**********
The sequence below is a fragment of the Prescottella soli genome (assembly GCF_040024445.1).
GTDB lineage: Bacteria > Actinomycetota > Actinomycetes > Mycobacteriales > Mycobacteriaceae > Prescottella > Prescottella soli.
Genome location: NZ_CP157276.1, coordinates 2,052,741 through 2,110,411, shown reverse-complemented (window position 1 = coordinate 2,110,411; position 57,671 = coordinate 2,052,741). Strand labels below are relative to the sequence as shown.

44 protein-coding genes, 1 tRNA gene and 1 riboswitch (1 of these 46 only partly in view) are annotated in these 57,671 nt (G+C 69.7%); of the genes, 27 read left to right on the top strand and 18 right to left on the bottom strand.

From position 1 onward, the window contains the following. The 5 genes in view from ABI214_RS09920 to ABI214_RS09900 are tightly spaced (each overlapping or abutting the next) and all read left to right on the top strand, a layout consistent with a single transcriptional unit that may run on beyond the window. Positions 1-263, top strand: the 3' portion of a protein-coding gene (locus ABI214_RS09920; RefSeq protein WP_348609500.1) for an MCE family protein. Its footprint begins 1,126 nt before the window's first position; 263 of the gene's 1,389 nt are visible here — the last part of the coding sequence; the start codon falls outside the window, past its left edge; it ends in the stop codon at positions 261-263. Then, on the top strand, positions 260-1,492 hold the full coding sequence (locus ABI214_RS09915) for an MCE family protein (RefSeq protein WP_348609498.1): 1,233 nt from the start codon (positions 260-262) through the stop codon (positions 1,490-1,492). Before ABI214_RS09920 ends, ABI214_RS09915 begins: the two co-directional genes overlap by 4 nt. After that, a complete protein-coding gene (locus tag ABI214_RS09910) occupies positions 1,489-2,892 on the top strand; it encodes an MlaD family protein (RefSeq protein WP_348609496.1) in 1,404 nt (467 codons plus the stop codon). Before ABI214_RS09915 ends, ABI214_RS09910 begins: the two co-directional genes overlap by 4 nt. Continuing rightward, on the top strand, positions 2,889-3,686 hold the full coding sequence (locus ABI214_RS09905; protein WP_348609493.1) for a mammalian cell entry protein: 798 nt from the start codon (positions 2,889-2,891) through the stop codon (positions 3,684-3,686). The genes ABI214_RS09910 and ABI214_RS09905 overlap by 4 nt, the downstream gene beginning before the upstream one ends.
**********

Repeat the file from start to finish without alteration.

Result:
The sequence below is a fragment of the Prescottella soli genome (assembly GCF_040024445.1).
GTDB lineage: Bacteria > Actinomycetota > Actinomycetes > Mycobacteriales > Mycobacteriaceae > Prescottella > Prescottella soli.
Genome location: NZ_CP157276.1, coordinates 2,052,741 through 2,110,411, shown reverse-complemented (window position 1 = coordinate 2,110,411; position 57,671 = coordinate 2,052,741). Strand labels below are relative to the sequence as shown.

44 protein-coding genes, 1 tRNA gene and 1 riboswitch (1 of these 46 only partly in view) are annotated in these 57,671 nt (G+C 69.7%); of the genes, 27 read left to right on the top strand and 18 right to left on the bottom strand.

From position 1 onward, the window contains the following. The 5 genes in view from ABI214_RS09920 to ABI214_RS09900 are tightly spaced (each overlapping or abutting the next) and all read left to right on the top strand, a layout consistent with a single transcriptional unit that may run on beyond the window. Positions 1-263, top strand: the 3' portion of a protein-coding gene (locus ABI214_RS09920; RefSeq protein WP_348609500.1) for an MCE family protein. Its footprint begins 1,126 nt before the window's first position; 263 of the gene's 1,389 nt are visible here — the last part of the coding sequence; the start codon falls outside the window, past its left edge; it ends in the stop codon at positions 261-263. Then, on the top strand, positions 260-1,492 hold the full coding sequence (locus ABI214_RS09915) for an MCE family protein (RefSeq protein WP_348609498.1): 1,233 nt from the start codon (positions 260-262) through the stop codon (positions 1,490-1,492). Before ABI214_RS09920 ends, ABI214_RS09915 begins: the two co-directional genes overlap by 4 nt. After that, a complete protein-coding gene (locus tag ABI214_RS09910) occupies positions 1,489-2,892 on the top strand; it encodes an MlaD family protein (RefSeq protein WP_348609496.1) in 1,404 nt (467 codons plus the stop codon). Before ABI214_RS09915 ends, ABI214_RS09910 begins: the two co-directional genes overlap by 4 nt. Continuing rightward, on the top strand, positions 2,889-3,686 hold the full coding sequence (locus ABI214_RS09905; protein WP_348609493.1) for a mammalian cell entry protein: 798 nt from the start codon (positions 2,889-2,891) through the stop codon (positions 3,684-3,686). The genes ABI214_RS09910 and ABI214_RS09905 overlap by 4 nt, the downstream gene beginning before the upstream one ends.